Last weekend, our friends at the National Baseball Hall of Fame opened its new Diamond Mines exhibit dedicated to the scouting profession. With close to 100 members of this unsung profession — representing 20 big league clubs — in attendance for the festivities, visitors on Saturday morning also had the rare opportunity to hear first-hand from some of those veterans who have searched far and wide for the game’s next star.
SABR members Pat Gillick, a Hall of Fame executive, and Roland Hemond, the 2011 Buck O’Neil Lifetime Achievement Award recipient, were on hand for the unveiling of Diamond Mines, as well as Roberta Mazur, director of the Scout of the Year Program which funded Diamond Mines for its initial two-year run at the Hall of Fame. They participated in a Voices of the Game roundtable discussion in the Hall of Fame’s Grandstand Theater on Saturday, May 4, 2013.
Diamond Mines features three-dimensional artifacts such as radar guns and stopwatches that have served as scouts’ tools of the trade for decades. The exhibit will provide an insider’s view of the essential link between the amateur game and professional baseball and will also recognize Scout of the Year Award winners, an honor given by the Scout of the Year Program since 1984.
The exhibit also features a searchable database of scouting reports at scouts.baseballhall.org.
SABR’s Scouts Research Committee provided data for the exhibit from its groundbreaking “Who-Signed-Whom” database linking more than 11,000 current and former major leaguers, with the names of their signing or recommending scout, the first time this information has been available for the general public. The Scouts Committee’s relational database includes a registry of more than 7,000 professional baseball scouts, with information compiled over the past decade by a dedicated team of volunteer researchers led by Rod Nelson and the late Jim Sandoval, assisted by database specialists Ted Turocy and Sean Lahman and committee co-chair Joe Hamrahi.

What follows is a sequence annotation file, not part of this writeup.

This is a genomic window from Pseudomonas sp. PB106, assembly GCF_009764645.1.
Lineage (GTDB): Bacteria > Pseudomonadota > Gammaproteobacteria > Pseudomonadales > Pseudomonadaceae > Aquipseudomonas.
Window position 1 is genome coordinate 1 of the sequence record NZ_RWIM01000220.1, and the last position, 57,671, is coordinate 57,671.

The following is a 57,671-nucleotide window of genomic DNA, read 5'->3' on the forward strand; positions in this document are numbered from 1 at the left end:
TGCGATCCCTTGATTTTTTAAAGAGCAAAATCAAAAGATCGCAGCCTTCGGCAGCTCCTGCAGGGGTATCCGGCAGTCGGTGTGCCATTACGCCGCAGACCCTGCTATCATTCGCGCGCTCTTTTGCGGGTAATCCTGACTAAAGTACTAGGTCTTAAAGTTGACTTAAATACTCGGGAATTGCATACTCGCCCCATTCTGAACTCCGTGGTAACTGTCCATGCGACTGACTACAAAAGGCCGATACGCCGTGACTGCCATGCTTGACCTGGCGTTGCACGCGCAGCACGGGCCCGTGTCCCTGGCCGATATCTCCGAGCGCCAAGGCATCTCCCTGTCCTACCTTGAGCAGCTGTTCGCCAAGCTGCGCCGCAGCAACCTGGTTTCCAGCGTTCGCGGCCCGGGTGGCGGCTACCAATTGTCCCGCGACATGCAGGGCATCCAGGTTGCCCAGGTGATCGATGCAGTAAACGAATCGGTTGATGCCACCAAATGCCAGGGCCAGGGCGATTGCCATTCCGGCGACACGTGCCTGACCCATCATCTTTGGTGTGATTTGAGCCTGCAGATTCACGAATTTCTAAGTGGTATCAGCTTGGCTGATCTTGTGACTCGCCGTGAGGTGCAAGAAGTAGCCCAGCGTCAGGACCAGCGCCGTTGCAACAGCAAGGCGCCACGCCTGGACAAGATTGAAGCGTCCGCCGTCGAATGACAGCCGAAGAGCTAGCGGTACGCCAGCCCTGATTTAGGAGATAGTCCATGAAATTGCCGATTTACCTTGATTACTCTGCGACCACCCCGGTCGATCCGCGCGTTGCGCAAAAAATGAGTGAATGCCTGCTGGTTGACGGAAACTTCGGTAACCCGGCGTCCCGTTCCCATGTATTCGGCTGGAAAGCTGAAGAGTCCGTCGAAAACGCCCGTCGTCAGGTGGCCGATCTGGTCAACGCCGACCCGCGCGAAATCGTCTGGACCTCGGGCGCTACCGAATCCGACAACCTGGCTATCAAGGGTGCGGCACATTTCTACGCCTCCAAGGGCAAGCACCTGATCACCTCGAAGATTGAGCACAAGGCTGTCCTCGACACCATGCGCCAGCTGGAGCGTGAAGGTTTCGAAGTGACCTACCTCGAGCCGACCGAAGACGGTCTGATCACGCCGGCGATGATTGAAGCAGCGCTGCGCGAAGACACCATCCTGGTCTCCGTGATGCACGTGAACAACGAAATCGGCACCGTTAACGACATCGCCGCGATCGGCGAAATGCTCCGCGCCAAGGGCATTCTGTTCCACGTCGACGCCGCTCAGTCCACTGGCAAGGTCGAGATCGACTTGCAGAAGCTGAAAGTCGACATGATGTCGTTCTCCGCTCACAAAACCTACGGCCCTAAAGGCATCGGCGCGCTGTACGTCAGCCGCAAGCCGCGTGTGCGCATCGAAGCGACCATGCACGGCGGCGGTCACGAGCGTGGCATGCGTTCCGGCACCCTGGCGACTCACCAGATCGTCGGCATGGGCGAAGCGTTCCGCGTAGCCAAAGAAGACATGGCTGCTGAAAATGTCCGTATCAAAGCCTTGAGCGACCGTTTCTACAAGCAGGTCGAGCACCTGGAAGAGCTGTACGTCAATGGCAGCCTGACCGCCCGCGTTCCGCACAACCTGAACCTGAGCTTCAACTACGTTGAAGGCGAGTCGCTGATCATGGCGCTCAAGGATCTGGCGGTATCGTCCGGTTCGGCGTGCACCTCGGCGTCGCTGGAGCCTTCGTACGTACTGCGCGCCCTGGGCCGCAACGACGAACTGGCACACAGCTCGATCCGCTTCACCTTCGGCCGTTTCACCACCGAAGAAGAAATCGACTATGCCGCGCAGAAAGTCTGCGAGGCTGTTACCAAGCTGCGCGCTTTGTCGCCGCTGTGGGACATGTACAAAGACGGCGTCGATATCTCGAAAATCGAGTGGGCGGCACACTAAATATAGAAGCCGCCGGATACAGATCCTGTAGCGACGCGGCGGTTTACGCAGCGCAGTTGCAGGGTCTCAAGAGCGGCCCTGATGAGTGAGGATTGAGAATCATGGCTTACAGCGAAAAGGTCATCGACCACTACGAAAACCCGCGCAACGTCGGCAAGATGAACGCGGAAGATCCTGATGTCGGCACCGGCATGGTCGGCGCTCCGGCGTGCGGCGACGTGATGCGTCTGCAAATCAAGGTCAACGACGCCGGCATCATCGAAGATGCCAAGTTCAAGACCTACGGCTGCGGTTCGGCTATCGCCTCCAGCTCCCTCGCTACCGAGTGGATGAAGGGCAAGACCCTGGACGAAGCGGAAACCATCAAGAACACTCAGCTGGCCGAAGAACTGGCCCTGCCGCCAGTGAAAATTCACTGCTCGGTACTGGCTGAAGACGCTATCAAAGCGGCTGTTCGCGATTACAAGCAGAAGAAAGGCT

Nelson, Lahman and SABR Vice-President Bill Nowlin were in attendance at the unveiling on Saturday, May 4.
“There’s absolutely no way that a general manager can get out and see every professional and every amateur player, so he has to have scouts that he can trust, that he has confidence in,” Gillick told SABR member Bill Francis at BaseballHall.org. “They are vital to an organization because they are a lifeline that feeds the talent from the high school level or the collegiate level to the major leagues.
“You go and see a play on Broadway and you see the entertainment that is provided and never see the people that really are behind the scenes – the producers, the directors, and the people that make these things happen. And that’s the same thing with the scouts. The scouts are the behind-the-scenes guys, sometimes they are the forgotten people.”
To learn more about the SABR Scouts Research Committee, click here.
- Related link: To download our one-of-a-kind book on baseball scouts, Can He Play? A Look At Baseball Scouts And Their Profession, visit SABR.org/ebooks
Originally published: May 6, 2013. Last Updated: May 6, 2013.